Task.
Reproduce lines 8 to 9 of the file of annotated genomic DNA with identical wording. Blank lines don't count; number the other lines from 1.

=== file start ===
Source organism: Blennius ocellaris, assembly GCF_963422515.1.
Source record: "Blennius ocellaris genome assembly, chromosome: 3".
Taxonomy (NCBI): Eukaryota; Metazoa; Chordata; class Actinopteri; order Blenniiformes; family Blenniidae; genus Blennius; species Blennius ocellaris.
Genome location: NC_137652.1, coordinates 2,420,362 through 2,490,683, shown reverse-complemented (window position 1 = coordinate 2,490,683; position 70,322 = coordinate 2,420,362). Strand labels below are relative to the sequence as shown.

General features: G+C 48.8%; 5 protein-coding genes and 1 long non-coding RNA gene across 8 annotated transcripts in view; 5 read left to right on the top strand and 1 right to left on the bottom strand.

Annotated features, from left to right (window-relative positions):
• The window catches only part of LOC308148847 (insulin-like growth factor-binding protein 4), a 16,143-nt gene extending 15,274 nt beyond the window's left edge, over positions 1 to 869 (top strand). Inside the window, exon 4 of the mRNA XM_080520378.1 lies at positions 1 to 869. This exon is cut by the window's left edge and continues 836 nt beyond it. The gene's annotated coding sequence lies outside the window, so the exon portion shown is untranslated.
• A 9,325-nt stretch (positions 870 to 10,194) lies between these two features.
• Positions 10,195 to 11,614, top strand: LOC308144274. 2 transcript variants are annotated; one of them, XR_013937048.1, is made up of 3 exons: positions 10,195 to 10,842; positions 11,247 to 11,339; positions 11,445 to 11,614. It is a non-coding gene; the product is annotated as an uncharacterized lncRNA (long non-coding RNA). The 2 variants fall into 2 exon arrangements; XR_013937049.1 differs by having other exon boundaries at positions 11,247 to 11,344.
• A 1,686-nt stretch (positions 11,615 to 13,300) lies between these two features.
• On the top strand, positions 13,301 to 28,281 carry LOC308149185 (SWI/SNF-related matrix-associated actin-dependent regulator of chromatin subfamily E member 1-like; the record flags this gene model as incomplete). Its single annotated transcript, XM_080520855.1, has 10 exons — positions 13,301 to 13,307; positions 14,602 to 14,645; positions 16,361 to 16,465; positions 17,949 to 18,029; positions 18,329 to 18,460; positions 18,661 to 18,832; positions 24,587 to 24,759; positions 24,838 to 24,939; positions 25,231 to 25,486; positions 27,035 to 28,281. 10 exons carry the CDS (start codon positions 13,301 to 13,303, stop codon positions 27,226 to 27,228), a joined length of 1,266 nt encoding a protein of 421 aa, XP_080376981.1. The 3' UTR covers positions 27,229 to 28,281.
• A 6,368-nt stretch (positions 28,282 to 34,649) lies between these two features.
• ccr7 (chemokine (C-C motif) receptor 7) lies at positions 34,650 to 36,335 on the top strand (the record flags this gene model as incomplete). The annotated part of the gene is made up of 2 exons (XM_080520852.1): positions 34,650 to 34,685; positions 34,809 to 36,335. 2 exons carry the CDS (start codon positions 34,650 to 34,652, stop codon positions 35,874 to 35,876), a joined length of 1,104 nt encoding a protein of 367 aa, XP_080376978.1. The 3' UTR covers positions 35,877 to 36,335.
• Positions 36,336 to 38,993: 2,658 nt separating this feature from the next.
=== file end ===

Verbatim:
• A 9,325-nt stretch (positions 870 to 10,194) lies between these two features.
• Positions 10,195 to 11,614, top strand: LOC308144274. 2 transcript variants are annotated; one of them, XR_013937048.1, is made up of 3 exons: positions 10,195 to 10,842; positions 11,247 to 11,339; positions 11,445 to 11,614. It is a non-coding gene; the product is annotated as an uncharacterized lncRNA (long non-coding RNA). The 2 variants fall into 2 exon arrangements; XR_013937049.1 differs by having other exon boundaries at positions 11,247 to 11,344.